This is a summary of progress against the previous development plans.
Section 3 - Development priorities
This is a description of the high-level priorities for UK trade statistics, in light of the UK's departure from the EU in January 2020.
Section 4 - Implementation plans
This is a brief outline of how we will achieve the development.
Section 5 - Development plan engagement
This details how to provide comments about this plan or UK trade statistics in general.Nôl i'r tabl cynnwys
Our previous published development plans provide details of the transformation of UK trade statistics over the last three years. In terms of data series alone, the number of series published has increased hundredfold to now over 100,000 series and has facilitated the development of more granular or new statistics, including:
- Trade in goods: country-by-commodity: exports
- Trade in goods: country-by-commodity: imports
- Trade in services by type and partner country
- Trade in goods by industry, country and commodity
- Trade in services by industry, country and service type
- UK estimates of services trade by business characteristics
The development of these new statistics has been underpinned by system improvements and the use of innovative technologies, together with new or updated data. For example, the introduction of new tools, such as interactive maps, has widened the accessibility of trade statistics and enabled users to access and analyse data in more detail.
We continue to review data sources and have worked with public and commercial organisations to secure new and improved data. These new data enable us to provide a richer dataset for users, without the need for additional questions on survey questionnaires, and this work will continue over the next few years.
Our analysis has given users an in-depth understanding of trade asymmetries between the UK and our bilateral trading partners and has provided insight into the level of these asymmetries with individual partners, the potential reasons for these and a plan for further work to ultimately reconcile them. Articles on this subject were published in July 2017, January 2018, August 2018 and February 2020.
In 2019, our pilot study, which asked more questions through our International Trade in Services Survey (ITIS) to better understand the mode of supply of services, was a success and we published Modes of supply, UK experimental estimates: 2018 in July, making the UK one of the first countries to do so. This publication contains detail of UK trade in services by mode of supply, country and service type on a balance of payments basis.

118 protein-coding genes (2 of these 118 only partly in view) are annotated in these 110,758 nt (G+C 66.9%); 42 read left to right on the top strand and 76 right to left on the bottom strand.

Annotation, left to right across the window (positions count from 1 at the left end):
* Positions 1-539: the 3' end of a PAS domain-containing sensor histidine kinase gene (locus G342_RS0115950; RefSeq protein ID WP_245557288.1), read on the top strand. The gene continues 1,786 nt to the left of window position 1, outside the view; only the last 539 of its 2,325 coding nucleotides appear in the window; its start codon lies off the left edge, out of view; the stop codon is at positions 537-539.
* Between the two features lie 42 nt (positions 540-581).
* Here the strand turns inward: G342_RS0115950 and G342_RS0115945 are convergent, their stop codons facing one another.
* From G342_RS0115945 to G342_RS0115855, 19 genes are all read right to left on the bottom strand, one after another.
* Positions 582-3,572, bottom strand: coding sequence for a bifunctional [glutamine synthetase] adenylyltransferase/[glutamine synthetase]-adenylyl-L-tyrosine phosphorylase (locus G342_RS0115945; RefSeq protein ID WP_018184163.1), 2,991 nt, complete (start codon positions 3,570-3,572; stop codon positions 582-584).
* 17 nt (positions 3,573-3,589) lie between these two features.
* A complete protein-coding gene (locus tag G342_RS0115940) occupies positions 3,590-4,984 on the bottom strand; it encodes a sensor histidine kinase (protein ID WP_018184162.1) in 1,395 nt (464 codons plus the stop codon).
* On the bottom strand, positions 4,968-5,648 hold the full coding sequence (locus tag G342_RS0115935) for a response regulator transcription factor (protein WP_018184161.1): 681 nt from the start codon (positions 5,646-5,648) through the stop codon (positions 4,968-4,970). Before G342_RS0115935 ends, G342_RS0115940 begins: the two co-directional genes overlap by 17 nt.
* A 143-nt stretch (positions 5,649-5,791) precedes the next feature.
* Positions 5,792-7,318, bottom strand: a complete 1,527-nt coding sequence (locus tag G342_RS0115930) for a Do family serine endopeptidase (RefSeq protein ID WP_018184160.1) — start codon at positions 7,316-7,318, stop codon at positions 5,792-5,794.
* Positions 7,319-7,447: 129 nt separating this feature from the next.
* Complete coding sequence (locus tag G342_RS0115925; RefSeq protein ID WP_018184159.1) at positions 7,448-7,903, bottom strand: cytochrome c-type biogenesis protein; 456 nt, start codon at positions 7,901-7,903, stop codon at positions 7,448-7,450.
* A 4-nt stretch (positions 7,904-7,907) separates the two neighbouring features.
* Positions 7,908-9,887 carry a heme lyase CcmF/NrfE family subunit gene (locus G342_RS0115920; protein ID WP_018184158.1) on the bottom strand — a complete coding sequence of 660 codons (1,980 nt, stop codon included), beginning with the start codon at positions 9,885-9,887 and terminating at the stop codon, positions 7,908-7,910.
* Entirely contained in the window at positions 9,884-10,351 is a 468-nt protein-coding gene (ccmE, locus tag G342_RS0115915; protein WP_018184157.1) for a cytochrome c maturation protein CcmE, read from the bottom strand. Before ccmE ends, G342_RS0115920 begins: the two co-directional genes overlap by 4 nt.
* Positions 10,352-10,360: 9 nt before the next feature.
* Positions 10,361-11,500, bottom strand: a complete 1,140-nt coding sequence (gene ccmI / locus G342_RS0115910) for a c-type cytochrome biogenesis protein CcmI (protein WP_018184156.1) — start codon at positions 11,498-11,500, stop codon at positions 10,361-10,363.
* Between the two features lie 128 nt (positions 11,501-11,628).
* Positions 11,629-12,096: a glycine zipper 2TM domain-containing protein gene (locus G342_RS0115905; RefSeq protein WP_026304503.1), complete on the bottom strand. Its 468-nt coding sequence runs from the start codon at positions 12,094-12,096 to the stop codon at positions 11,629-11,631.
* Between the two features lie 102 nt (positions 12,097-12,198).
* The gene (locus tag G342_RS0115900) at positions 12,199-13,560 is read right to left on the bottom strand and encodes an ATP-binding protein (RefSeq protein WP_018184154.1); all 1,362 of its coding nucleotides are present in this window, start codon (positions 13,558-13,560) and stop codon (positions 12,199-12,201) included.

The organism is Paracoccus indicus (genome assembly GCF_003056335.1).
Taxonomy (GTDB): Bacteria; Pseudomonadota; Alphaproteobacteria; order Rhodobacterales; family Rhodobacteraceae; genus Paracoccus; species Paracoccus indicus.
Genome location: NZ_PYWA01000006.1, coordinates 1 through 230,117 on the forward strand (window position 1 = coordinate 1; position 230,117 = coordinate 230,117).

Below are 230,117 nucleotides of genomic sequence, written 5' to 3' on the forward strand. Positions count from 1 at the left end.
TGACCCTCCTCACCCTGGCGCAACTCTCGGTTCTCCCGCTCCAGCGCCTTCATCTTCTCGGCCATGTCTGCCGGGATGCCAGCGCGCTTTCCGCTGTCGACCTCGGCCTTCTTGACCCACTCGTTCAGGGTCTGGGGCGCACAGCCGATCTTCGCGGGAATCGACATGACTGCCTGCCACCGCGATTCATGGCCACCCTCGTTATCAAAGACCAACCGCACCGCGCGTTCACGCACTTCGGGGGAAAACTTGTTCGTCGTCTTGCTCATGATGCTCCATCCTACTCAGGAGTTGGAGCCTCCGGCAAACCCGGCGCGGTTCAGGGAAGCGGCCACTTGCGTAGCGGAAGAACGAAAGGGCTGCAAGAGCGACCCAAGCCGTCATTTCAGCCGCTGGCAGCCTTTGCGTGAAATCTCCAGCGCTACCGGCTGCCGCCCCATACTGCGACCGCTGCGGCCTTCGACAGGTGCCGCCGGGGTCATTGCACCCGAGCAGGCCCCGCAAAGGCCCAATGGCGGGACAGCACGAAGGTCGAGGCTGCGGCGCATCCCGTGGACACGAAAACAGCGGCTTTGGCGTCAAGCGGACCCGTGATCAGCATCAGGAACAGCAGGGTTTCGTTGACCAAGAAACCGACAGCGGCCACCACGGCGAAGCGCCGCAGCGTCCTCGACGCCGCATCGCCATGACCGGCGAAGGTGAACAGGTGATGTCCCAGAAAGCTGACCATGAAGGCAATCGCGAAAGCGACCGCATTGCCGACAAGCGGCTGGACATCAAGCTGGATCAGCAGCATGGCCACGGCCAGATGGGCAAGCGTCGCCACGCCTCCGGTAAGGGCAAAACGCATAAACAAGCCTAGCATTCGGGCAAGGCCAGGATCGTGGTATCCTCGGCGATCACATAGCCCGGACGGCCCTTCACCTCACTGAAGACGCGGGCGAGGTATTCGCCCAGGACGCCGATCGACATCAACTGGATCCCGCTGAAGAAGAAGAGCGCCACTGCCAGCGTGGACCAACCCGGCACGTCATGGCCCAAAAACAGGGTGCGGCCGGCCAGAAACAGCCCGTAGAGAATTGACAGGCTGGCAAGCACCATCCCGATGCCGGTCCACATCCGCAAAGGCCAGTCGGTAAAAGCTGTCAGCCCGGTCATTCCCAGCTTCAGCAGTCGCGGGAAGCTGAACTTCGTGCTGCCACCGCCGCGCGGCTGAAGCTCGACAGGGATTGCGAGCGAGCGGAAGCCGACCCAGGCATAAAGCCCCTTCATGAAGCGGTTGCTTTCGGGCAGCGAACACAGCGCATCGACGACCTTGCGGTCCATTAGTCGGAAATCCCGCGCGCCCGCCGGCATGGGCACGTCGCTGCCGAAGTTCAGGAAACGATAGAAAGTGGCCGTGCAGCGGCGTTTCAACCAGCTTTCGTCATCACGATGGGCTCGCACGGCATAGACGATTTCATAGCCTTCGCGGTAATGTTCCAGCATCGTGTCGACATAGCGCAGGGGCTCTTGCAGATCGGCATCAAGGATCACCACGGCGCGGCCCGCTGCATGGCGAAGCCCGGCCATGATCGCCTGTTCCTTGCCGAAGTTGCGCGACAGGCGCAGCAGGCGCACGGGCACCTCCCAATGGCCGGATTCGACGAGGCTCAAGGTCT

Development work of exports of services at the subnational level continued, and it culminated in September 2019 with the publication of International exports of services from subnational areas of the UK: 2017. This experimental dataset includes estimated values of exports of services for 2017 for NUTS1, NUTS2, NUTS3 and 15 joint authorities, including industry and a non-EU and EU split. Development work of imports of services at the subnational level followed, and we published International imports of services to subnational areas of the UK in April 2020.
Finally, our annual release of UK National Accounts, The Blue Book: 2019 included several improvements to UK trade data. These improvements included:
introducing estimates of the handling of intragroup transactions between resident and non-resident companies, which are part of the same group entity; while transactions between UK institutions have previously been captured in the income and output measures of gross domestic product (GDP), transactions between residents and non-residents are now being captured accordingly within trade in services
enhancements to the adjustments applied so that trade in goods estimates are consistent with UK Balance of Payments; HM Revenue and Customs (HMRC) record the physical movement of goods in and out of the UK, but for the purposes of the balance of payments, adjustments need to be applied so that they are on a change of economic ownership basis
an updated method to produce the price index used to deflate fuel for trade, to incorporate more comprehensive granular information and so provide a more accurate estimate of the volumes of each commodity traded on an import and export basis
enhancements to how deflation is carried out for trade in services, which will better capture the currency mix of those transactions that are carried out in a foreign currency
The priorities for UK trade developments described in this section reflect updated user requirements following the progress to date and considering the UK's departure from the EU and the need for trade negotiations with partner countries. There is a strong focus on further improving quality, enhancing geographic coverage, subnational data and improvements to the International Trade in Services Survey (ITIS), which is the main source of data for trade in services. These developments can be grouped into five objectives:
- methodological and system enhancements - short, medium and long term
- longer-term strategic developments
- improvements to deflators - short, medium and long term